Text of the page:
The decision to permit intervention under Rule 24(b) (2) requires a threshold determination that "the applicant's claim or defense and the main action have a question of law or fact in common." Fed.R.Civ.P. 24(b) (2). If this requirement is met, then the district court must exercise its discretion in determining whether to permit intervention. Stallworth v. Monsanto Co., 558 F.2d 257, 269 (5th Cir. 1977). There is no question here that the State of Texas' claim under state law arises out of the same "common nucleus of operative fact" as the plaintiffs' federal claims and is identical to plaintiffs' state claim seeking the enforcement of article 5780(6). See United Mine Workers v. Gibbs, 383 U.S. 715, 727, 86 S. Ct. 1130, 1139, 16 L. Ed. 2d 218 (1966).

The request by plaintiff class for an injunction against defendants' violation of article 5780(6) is properly before the Court under the principles of pendent jurisdiction. See United Mine Workers v. Gibbs, 383 U.S. 715, 86 S. Ct. 1130, 16 L. Ed. 2d 218 (1966). The argument for exercising pendent jurisdiction over the plaintiffs' state claim is particularly strong because of the close nexus between the state and federal claims for relief from defendants' military operations.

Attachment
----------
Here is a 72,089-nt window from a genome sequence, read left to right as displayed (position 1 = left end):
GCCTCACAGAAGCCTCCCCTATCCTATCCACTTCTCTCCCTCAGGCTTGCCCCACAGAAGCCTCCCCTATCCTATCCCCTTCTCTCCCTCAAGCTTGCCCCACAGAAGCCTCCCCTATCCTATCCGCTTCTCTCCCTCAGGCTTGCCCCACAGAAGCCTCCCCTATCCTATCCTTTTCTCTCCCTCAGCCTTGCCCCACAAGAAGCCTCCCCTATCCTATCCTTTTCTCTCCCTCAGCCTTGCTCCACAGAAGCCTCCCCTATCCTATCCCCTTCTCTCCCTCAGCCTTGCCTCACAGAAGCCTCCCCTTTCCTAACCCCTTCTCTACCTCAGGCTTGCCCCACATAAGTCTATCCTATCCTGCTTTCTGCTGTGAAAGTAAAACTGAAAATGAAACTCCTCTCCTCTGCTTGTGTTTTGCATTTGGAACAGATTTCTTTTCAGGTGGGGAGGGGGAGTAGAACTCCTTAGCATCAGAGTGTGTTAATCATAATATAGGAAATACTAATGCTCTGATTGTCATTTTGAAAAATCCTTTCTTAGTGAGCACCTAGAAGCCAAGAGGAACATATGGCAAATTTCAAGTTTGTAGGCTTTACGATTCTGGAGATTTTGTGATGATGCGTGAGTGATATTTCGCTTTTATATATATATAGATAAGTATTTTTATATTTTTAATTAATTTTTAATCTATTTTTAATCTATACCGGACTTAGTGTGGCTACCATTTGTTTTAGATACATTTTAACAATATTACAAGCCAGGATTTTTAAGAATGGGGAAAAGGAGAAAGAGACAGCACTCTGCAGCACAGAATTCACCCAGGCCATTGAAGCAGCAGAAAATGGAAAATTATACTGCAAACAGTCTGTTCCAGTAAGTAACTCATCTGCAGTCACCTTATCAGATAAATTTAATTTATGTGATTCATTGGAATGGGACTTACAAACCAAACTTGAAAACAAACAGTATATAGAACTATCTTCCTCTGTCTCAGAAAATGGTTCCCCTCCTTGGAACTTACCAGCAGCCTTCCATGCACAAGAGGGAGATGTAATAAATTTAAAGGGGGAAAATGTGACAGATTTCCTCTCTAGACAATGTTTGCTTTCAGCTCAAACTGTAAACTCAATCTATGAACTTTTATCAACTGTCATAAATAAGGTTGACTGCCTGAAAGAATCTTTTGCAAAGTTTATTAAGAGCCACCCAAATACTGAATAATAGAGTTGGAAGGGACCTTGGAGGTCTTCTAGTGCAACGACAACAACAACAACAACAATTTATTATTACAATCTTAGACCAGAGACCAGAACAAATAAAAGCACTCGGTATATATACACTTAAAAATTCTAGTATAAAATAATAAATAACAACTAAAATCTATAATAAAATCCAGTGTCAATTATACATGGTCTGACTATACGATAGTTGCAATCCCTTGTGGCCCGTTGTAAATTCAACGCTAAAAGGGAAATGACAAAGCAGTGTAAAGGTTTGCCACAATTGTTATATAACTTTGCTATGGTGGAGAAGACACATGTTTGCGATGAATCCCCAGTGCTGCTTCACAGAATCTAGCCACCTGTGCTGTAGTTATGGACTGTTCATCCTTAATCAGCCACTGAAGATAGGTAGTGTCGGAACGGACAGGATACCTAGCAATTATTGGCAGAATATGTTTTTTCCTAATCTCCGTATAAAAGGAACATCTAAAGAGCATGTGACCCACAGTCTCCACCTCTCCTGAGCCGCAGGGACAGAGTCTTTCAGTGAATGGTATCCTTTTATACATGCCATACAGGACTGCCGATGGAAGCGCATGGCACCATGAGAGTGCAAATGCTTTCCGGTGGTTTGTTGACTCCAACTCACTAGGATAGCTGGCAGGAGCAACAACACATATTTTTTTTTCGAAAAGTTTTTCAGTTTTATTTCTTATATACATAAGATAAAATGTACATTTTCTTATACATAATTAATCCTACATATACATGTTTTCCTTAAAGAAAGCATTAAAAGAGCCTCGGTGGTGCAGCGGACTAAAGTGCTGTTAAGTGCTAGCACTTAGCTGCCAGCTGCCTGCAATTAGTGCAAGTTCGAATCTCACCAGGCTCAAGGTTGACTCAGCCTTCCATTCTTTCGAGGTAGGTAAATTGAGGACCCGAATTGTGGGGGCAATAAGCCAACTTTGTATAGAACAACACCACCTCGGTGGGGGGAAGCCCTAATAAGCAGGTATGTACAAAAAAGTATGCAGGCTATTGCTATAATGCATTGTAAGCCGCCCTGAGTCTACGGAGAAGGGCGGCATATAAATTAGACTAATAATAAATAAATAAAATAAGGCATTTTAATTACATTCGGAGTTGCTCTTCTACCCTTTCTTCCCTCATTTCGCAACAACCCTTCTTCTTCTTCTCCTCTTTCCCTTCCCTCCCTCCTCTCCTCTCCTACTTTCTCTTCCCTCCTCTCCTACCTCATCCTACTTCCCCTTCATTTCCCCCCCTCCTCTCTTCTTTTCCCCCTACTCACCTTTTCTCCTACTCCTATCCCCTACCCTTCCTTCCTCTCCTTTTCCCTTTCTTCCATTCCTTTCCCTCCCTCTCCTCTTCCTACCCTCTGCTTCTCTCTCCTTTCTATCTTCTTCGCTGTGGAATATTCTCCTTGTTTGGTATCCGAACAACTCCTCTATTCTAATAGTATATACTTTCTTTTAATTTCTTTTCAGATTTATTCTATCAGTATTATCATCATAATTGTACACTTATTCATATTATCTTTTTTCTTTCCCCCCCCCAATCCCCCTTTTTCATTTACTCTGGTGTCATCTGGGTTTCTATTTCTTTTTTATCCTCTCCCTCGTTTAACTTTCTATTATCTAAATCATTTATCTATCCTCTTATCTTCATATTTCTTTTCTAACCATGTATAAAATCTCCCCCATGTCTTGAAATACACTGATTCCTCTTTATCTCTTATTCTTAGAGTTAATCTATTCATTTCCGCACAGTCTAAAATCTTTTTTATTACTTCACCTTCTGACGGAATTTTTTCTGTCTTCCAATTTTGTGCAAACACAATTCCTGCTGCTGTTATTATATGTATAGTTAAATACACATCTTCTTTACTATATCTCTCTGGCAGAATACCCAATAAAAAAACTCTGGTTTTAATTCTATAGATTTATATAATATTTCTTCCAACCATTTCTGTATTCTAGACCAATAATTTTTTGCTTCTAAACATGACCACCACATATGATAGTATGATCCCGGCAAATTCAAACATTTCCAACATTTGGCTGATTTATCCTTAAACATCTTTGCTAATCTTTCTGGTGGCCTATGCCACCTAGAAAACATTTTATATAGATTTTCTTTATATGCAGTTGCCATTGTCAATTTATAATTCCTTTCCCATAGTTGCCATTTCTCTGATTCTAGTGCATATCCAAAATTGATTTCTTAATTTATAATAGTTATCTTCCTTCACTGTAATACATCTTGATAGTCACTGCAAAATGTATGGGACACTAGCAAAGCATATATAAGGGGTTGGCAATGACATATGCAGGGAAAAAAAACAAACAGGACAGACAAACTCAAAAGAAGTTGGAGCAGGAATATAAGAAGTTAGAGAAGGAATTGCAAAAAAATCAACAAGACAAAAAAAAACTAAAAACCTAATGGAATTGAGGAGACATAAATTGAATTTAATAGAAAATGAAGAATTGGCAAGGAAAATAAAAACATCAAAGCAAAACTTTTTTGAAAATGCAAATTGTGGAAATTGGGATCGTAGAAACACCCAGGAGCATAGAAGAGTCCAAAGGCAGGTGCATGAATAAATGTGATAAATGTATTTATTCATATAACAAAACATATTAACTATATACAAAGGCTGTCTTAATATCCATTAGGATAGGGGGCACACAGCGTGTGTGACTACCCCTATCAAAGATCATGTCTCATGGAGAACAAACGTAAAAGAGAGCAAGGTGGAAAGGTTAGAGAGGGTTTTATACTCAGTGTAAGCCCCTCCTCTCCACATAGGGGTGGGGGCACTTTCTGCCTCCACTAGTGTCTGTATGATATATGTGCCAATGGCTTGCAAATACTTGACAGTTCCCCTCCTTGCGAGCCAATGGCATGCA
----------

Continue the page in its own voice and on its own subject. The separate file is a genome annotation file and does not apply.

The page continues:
It is clear that there is no independent jurisdictional base for the State of Texas' action against defendants. Although the commentators state what seems to be an absolute rule, i.e., permissive intervention requires an independent federal jurisdictional base, their main concern appears to be with unwarranted expansion of federal diversity jurisdiction. See 3B J. Moore & J. Kennedy Moore's Federal Practice ¶ 24.18 (2 ed. 1981); 7A C. Wright & A. Miller, Federal Practice & Procedure, § 1917 (1972). See also, e.g., Owen Equipment & Erection Co. v. Kroger, 437 U.S. 365, 98 S. Ct. 2396, 57 L. Ed. 2d 274 (1978) (ancillary jurisdiction not extended to plaintiff's claim against nondiverse third-party in a diversity action); Zahn v. International Paper Co., 414 U.S. 291, 94 S. Ct. 505, 38 L. Ed. 2d 511 (1973) (in a diversity class action each member of the plaintiff class must independently satisfy the jurisdictional amount required by the federal diversity statute). Relevant case law makes clear however, that under proper circumstances, permissive intervention is allowed, in the absence of an independent federal jurisdictional base, where "pendent party" jurisdiction exists. Thus, the Court concludes that intervenor State of Texas is properly before this Court under the doctrine of pendent party jurisdiction.